“Woman face harassment in all type of jobs, no matter where or who. One can’t say that she works in a big firm so she is safe… [but] she doesn’t know who will believe her if she reports harassment – she… fears that the others will say she is asking for it. Thus, she doesn’t say anything.” -Young working woman in Quetta.
This statement was echoed by 93 educated women of all ages in the Pakistani cities of Quetta, Peshawar, Lahore, and Karachi.
In the era of the #MeToo Movement, focus group discussions with these women affirmed that
For employed women, sexual harassment disrupts careers and dampens professional potential; its fear can deter women from entering the labor force at all.
We explore this as part of a study on female labor force participation in Pakistan with the Center for Gender and Policy Studies and support from the Pakistan Gender Platform.
The women we spoke with talked about experiencing sexual, physical, verbal, non-verbal or psychological harassment at the hands of supervisors, senior staff members and colleagues, as well as strangers in public transport and spaces.
They also highlighted cyberstalking, staring, phone numbers being leaked, lewd comments, stalking in public places and harassment on public transport as common occurrences, and that such harassment occurs regardless of a woman’s age or socio-economic status.
So how do women explain this pervasiveness of sexual harassment?
Key among reasons offered by the women we talked to is what they consider “men’s nature” to discount women’s efforts at careers even when educated.
A 34-year-old college graduate from Peshawar said, “…a working woman can’t get due respect in society. Being a housewife is honored more in our society.”
Men and women both also may blame women themselves for harassment, asserting that women may invite such behavior by talking or otherwise interacting with unrelated men more than what is strictly necessary in a workplace, or by wearing non-traditional clothes such as jeans.
The women we spoke with unanimously agreed that single women suffered more because men considered them to be sexually available, and several confessed to pretending to be married to avoid such male attention.
The impact of this constant harassment is that some women fear to leave their homes.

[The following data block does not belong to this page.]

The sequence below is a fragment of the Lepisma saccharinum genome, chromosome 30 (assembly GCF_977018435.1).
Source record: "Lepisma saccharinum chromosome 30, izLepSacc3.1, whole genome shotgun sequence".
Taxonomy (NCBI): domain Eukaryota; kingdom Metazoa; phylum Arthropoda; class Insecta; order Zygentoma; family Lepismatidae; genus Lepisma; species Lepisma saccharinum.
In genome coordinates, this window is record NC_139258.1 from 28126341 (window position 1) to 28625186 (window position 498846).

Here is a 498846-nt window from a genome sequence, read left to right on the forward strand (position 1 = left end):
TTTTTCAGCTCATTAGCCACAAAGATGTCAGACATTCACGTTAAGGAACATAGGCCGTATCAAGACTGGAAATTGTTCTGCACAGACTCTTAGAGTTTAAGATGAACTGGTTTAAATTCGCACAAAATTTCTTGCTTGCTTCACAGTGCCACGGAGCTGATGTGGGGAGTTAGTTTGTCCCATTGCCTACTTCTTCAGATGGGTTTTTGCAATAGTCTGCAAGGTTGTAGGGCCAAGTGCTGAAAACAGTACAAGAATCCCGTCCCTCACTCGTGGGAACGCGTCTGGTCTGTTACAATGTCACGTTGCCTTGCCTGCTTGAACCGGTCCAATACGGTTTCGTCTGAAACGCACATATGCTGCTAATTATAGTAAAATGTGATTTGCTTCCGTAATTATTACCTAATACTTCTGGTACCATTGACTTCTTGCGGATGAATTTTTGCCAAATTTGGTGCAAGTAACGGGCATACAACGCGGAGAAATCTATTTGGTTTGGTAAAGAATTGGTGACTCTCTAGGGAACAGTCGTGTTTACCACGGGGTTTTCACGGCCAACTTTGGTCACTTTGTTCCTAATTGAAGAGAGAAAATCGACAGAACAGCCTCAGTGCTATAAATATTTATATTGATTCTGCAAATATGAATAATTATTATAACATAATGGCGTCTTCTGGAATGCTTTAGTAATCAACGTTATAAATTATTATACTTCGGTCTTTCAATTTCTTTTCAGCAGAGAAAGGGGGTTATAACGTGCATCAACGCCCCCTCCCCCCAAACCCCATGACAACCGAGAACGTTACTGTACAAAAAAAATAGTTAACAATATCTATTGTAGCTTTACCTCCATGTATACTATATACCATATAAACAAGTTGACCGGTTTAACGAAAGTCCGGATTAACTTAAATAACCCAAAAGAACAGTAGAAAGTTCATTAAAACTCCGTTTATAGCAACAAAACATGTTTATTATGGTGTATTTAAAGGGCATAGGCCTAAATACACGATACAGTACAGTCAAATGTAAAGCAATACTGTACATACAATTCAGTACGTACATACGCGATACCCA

Some fear that families would forbid them from working if they talked about the harassment; as a 31-year old unmarried woman in Lahore shared, “If I tell them [my family] about harassment issues, they will restrict me to my home.” Thus, women end up normalizing such behavior. One set of reasons relates to social and patriarchal norms and hierarchy.
As a young woman from Quetta explained: “…a woman has so much shame that she will not raise her voice against these things, she will think log kya kahein ge (what will people say). No-one understands women’s and girls’ problems. In fact others and society start blaming those girls or women themselves.” Consequently, while a few women interviewed may talk to trusted colleagues, parents or spouses if supportive, the more common response is silence, self-censorship, quitting or switching jobs.
Here’s the good news! The respondents recognized that women must speak up for themselves and that Pakistani women have legal recourse against harassment through the ‘Protection Against Harassment of Women at Workplace Act, 2010.’
However, the knowledge that sexual harassment in the workplace is criminalized is limited. Even women familiar with this law “don’t know how to use it or where to report complaints,” as a woman in Karachi noted.
The women also have limited faith in the system: Although they discussed how some companies have proper mechanisms in place to address sexual harassment and had educated their employees about it, many believed harassers, or their powerful allies often serve on biased investigation committees.
Non-literate women or those who are not allowed to venture out of their homes may have even less knowledge of the Act and how it works, said several of the women we spoke with.
Women enthusiastically suggested solutions to increase awareness and understanding through holding community workshops to educate men and women about the Act and its processes; announcements on television and other media; training in the workplace; and, information sessions in schools and universities.
Yet, research on this type of gender-based violence remains elusive, with limited reliable data on prevalence or solutions.
The upcoming study aims to start addressing this gap in Pakistan, including communities’ and individuals’ own suggested solutions that can then form part of the foundation for subsequent policies on solutions to sexual harassment. Stay tuned for updates on our ongoing research.